‘Midsommar:’ A memorable summer in Sweden
Following his startling big-screen bow last year with Hereditary, filmmaker Ari Aster returns to the horror genre with Midsommar, which details a fateful trip to Sweden by a group of American tourists.
As he displayed in Hereditary, whose success placed Aster firmly on the map alongside Jordan Peele and, to a lesser extent, M. Night Shymalan, as current masters of the genre, Aster is a commanding talent. Midsommar is exceedingly well-made and quite distinctive. There’s a good cast on hand, but this is a clear case of the director as the star.
But it’s also too long. The film is never dull, but at 147 minutes, it’s overstated. Consider that Midsommar is longer than such established horror classics as 1968’s Rosemary’s Baby (136 minutes), 1973’s The Exorcist (121 minutes), and 1980’s The Shining (144 minutes), yet it doesn’t need to be. Its point has been made, and its tale told well before the end credits roll.
The byproduct of this directorial indulgence is that by the third act, the audience is way ahead of the game. It’s clear that the characters – those still standing, that is – are in way over their heads, and have little hope of escape. This also allows the audience ample time to ponder little lapses in logic, which can be fatal for a film like this.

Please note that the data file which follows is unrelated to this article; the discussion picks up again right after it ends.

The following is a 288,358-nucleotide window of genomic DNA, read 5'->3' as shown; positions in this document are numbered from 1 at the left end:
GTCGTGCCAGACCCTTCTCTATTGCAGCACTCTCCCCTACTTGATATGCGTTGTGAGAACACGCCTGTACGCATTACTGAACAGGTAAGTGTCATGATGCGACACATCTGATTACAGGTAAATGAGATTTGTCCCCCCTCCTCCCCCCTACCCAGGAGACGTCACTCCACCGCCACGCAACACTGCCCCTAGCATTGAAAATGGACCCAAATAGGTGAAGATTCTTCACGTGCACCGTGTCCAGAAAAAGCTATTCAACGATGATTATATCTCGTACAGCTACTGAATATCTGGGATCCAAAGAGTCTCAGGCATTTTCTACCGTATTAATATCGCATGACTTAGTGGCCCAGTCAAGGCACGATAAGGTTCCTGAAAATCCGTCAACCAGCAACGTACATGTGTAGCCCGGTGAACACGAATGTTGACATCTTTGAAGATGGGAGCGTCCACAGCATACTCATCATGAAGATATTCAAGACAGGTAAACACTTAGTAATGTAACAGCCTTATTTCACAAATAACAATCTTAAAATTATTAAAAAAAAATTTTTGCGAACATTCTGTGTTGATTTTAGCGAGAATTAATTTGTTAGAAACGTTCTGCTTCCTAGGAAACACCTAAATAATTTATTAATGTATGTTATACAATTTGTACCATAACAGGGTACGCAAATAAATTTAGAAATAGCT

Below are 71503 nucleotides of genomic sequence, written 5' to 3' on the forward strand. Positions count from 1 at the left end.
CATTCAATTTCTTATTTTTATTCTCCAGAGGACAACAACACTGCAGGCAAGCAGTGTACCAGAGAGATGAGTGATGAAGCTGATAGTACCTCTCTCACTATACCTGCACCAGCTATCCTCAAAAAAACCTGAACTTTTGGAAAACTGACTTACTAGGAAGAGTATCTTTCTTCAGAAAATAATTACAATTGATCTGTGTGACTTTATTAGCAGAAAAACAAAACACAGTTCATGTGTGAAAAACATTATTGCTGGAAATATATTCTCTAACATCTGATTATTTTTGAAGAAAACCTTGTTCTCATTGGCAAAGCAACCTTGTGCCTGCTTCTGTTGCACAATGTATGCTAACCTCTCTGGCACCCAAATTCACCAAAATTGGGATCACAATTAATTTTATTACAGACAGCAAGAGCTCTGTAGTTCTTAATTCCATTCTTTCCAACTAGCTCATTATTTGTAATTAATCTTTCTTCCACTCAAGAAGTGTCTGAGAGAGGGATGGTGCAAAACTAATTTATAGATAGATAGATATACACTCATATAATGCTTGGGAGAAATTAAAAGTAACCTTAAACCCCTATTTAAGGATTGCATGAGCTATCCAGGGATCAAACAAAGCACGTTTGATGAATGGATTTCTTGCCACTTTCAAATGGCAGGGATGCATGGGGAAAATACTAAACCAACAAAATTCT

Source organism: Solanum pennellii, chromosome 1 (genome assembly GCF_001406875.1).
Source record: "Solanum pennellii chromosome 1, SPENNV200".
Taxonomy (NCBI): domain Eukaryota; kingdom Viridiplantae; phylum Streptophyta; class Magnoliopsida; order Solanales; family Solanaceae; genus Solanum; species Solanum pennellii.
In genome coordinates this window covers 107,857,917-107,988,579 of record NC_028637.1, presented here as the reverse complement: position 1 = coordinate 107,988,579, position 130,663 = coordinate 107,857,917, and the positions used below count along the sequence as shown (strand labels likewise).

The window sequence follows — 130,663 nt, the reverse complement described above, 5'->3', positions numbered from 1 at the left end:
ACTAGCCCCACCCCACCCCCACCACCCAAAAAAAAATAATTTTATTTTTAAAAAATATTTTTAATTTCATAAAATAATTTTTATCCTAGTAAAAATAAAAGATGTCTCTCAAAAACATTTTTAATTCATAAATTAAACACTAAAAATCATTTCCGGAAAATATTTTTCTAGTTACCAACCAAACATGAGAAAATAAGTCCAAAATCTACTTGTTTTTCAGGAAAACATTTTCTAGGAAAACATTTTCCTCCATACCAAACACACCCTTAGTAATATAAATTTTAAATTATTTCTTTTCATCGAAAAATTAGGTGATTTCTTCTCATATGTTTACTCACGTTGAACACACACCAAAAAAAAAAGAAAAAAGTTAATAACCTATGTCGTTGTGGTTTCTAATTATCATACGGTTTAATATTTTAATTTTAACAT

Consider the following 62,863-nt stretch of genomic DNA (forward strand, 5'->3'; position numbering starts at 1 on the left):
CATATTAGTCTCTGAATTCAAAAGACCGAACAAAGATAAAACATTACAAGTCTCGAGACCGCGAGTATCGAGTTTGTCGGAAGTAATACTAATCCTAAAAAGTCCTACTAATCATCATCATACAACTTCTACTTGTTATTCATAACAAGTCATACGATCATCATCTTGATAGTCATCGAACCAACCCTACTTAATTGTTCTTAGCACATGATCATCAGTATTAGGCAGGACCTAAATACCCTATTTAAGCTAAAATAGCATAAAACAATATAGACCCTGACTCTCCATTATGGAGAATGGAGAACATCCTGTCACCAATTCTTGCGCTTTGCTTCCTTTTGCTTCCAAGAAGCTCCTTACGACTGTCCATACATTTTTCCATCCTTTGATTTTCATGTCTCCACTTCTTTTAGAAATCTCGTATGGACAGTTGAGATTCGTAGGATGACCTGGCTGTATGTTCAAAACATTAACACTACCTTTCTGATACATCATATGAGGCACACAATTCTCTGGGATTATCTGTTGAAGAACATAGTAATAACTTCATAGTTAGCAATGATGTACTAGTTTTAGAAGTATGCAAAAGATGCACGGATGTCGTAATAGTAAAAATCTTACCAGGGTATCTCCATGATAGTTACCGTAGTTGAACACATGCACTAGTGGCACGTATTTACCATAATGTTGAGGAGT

At the center of the narrative is Florence Pugh’s Dani Ardor, a quintessentially tragic heroine who has just suffered a grievous family loss. Her long-standing emotional neediness has become grating to her boyfriend Christian (Jack Reynor), whose exasperation is a dead giveaway (no pun intended) that their four-year relationship is coming to an end.
On a whim, she decides to accompany Christian and his grad-school buddies Mark (Will Poulter) and Josh (William Jackson Harper) on an anthropological research trip to Sweden to study the practices and rituals of a pagan cult, of which their friend Pelle (newcomer Vilhelm Blomgren) is a member.
The remote rural landscape has been beautifully captured by cinematographer Pawel Pogorzelski (a Hereditary holdover), and the pounding score (by The Haxan Cloak, nee Bobby Krilc) adds further shading to the mounting suspense. Technically, Midsommar is an unqualified success. It’s also not for the faint of heart, as Aster is not one to pull any punches.
Pugh gives a gutsy, even heart-rending performance as Dani, but by the end, she’s almost a background figure. Her character has traveled its arc, and it’s simply a matter of waiting for the inevitable final twist, which is not entirely surprising, to bring the narrative full circle.
If Hereditary echoed The Brotherhood of Satan (1971), a terrific but obscure gem of the genre, Midsommar bears certain (and move overt) thematic similarities to another genre classic, The Wicker Man (1973). It may not supplant that film’s status, but whatever its faults, Midsommar is certainly far superior to the unnecessary 2006 remake of The Wicker Man.
See Mark Burger’s reviews of current movies on Burgervideo.com. © 2019, Mark Burger.